When a Florida couple gets divorced, their property is to be divided equitably. An equitable distribution of property is a fair distribution of property, and a fair distribution of property is a distribution which takes into consideration the economic and noneconomic contributions of each spouse to the marriage. All married people, whether they have children or not, contribute to the household that they have created with their spouse. Contributions to a household come in many forms, from economic activities like working to earn income to pay the family’s bills or maintaining health insurance for the family, to activities which are not paid endeavors but which are essential to the functioning of the home and family like caring for children, cleaning the house, mowing the lawn, and taking care of household duties while a spouse earns an advanced degree.
In a divorce, it is often useful to consider the economic value of the roles that each spouse has played in the household so that the parties’ marital assets can be divided accordingly. In households where both spouses work outside of the home, their salaries can provide some idea about their contributions to the household, but there is more to it than that. Each spouse also does things around the house in addition to earning income, such as spending time with children, cooking, cleaning, and yard work. These activities are essential to the health and well-being of family members, and to the upkeep and maintenance of the home. By assigning economic values to these noneconomic activities and combining those values with any income that each spouse earns, a clearer picture of the economic value of the contributions of each spouse emerges.In situations where one spouse earns most or all of the income while the other spouse takes care of the lion’s share of the household responsibilities, assigning economic value to all of the things that they do to take care of their family and their home is the best way to compare that contribution to the contribution of the other spouse, which may be primarily economic in nature. By assigning economic value to the activities of homemaker spouses, their contribution to the marriage can be recognized in the property distribution process.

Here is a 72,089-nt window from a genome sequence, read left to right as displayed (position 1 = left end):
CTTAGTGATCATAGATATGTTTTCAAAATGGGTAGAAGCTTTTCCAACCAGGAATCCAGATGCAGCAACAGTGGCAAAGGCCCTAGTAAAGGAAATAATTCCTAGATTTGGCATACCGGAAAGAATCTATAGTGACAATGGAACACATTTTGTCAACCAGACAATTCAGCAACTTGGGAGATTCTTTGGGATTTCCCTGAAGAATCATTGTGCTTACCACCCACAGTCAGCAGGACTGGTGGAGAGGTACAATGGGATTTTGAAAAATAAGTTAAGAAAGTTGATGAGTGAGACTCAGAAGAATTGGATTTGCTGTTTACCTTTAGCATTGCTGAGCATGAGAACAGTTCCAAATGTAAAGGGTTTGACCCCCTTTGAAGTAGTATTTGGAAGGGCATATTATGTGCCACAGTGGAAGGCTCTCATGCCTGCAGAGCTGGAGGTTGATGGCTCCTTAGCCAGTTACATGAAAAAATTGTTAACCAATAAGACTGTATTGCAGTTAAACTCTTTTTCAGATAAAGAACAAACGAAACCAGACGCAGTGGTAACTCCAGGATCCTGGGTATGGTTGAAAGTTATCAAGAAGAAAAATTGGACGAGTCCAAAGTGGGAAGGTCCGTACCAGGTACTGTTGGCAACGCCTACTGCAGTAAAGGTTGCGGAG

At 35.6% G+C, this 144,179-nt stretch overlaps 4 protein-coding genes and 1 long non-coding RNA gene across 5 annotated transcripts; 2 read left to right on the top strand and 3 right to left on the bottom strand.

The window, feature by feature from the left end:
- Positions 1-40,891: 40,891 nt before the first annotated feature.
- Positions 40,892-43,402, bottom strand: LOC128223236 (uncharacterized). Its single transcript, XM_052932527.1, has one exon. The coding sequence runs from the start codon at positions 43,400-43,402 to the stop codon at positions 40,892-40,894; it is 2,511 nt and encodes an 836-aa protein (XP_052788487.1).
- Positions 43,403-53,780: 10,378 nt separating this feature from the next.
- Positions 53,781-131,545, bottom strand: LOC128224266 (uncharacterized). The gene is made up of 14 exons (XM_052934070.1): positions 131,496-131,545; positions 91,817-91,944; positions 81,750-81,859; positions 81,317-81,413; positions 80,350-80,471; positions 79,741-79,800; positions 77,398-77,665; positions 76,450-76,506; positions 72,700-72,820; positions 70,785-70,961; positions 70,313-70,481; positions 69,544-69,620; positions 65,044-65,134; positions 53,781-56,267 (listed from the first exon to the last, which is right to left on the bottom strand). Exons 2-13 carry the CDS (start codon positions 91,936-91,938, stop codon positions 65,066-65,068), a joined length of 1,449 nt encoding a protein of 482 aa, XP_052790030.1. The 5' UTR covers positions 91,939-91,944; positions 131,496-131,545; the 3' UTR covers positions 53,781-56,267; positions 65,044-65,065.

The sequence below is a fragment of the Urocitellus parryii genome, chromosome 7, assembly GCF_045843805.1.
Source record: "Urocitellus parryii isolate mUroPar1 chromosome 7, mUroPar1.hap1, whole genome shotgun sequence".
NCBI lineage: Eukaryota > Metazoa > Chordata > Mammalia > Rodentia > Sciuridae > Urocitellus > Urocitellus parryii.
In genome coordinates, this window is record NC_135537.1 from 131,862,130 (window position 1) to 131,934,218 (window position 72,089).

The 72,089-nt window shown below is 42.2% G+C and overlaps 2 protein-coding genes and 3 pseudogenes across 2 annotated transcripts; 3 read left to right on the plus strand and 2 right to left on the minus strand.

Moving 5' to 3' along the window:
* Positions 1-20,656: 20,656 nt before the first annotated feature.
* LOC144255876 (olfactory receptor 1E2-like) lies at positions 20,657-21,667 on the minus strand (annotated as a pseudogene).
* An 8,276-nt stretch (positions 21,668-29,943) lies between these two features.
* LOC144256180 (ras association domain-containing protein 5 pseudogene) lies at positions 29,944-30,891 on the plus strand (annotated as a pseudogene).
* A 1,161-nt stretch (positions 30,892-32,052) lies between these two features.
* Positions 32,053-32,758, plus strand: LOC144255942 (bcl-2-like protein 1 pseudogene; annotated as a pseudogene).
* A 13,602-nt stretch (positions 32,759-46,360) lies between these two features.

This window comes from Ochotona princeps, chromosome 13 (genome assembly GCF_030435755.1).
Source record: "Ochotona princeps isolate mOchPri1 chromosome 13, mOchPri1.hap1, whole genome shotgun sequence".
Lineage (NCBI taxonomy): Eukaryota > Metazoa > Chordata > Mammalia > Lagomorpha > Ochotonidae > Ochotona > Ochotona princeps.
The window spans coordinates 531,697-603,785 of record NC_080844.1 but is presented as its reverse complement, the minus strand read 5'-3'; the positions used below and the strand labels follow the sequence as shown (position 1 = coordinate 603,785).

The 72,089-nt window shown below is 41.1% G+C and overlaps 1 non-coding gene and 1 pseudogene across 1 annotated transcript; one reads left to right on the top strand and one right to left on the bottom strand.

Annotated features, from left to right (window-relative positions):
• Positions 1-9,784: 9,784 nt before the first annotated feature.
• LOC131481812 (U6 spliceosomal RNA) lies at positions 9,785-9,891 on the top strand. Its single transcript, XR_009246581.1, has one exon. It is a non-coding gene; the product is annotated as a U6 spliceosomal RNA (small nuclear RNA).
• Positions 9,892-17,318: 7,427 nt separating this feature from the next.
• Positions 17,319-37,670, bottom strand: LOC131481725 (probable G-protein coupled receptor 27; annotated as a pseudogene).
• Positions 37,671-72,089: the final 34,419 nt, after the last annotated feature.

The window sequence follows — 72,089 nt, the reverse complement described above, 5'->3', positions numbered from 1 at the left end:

In order to find the value of a homemaker’s noneconomic contribution to their marriage, it is important to make an exhaustive list of all of the things that the homemaker spouse has done to contribute to the household. Each contribution can be given a value, and the values can be added together to get a complete estimate of the worth of those contributions. As an example, Mint.com has estimated the contributions of a full time homemaker at just over ninety six thousand dollars a year. If you are a homemaker or a stay at home parent who is planning to get divorced in Florida, it is essential that you speak with an attorney who understands how to calculate the worth of your contribution to the household.
If you would like to learn more about your legal options regarding your Florida divorce or any other important family law matter, please contact the Law Offices of James S. Cunha, P.A. at (561) 429-3924 or via email at [email protected]. We serve family law clients who are located in Palm Beach, West Palm Beach, Boca Raton, Wellington, Jupiter, Palm Beach County, Broward County, and Martin County areas.